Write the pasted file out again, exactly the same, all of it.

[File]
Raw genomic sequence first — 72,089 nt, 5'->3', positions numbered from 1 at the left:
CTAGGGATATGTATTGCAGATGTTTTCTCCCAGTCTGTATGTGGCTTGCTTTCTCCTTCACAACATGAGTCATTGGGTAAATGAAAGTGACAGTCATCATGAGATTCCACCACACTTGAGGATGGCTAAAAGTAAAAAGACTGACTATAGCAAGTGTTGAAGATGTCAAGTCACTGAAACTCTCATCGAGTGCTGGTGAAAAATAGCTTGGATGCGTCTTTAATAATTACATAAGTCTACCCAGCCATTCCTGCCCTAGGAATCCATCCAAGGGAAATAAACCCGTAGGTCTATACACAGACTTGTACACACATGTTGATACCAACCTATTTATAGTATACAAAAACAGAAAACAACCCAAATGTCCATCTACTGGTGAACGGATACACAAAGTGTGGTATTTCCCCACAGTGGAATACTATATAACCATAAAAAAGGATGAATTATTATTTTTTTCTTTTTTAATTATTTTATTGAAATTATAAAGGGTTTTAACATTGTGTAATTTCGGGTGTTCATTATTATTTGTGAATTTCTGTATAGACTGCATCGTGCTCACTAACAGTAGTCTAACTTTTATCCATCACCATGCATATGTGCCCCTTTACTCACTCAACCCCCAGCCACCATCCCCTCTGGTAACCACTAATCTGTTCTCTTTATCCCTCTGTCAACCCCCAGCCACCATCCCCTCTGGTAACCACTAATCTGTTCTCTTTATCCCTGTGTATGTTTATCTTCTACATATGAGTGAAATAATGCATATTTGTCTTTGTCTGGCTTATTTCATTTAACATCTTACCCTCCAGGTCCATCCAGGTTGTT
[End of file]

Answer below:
Raw genomic sequence first — 72,089 nt, 5'->3', positions numbered from 1 at the left:
CTAGGGATATGTATTGCAGATGTTTTCTCCCAGTCTGTATGTGGCTTGCTTTCTCCTTCACAACATGAGTCATTGGGTAAATGAAAGTGACAGTCATCATGAGATTCCACCACACTTGAGGATGGCTAAAAGTAAAAAGACTGACTATAGCAAGTGTTGAAGATGTCAAGTCACTGAAACTCTCATCGAGTGCTGGTGAAAAATAGCTTGGATGCGTCTTTAATAATTACATAAGTCTACCCAGCCATTCCTGCCCTAGGAATCCATCCAAGGGAAATAAACCCGTAGGTCTATACACAGACTTGTACACACATGTTGATACCAACCTATTTATAGTATACAAAAACAGAAAACAACCCAAATGTCCATCTACTGGTGAACGGATACACAAAGTGTGGTATTTCCCCACAGTGGAATACTATATAACCATAAAAAAGGATGAATTATTATTTTTTTCTTTTTTAATTATTTTATTGAAATTATAAAGGGTTTTAACATTGTGTAATTTCGGGTGTTCATTATTATTTGTGAATTTCTGTATAGACTGCATCGTGCTCACTAACAGTAGTCTAACTTTTATCCATCACCATGCATATGTGCCCCTTTACTCACTCAACCCCCAGCCACCATCCCCTCTGGTAACCACTAATCTGTTCTCTTTATCCCTCTGTCAACCCCCAGCCACCATCCCCTCTGGTAACCACTAATCTGTTCTCTTTATCCCTGTGTATGTTTATCTTCTACATATGAGTGAAATAATGCATATTTGTCTTTGTCTGGCTTATTTCATTTAACATCTTACCCTCCAGGTCCATCCAGGTTGTT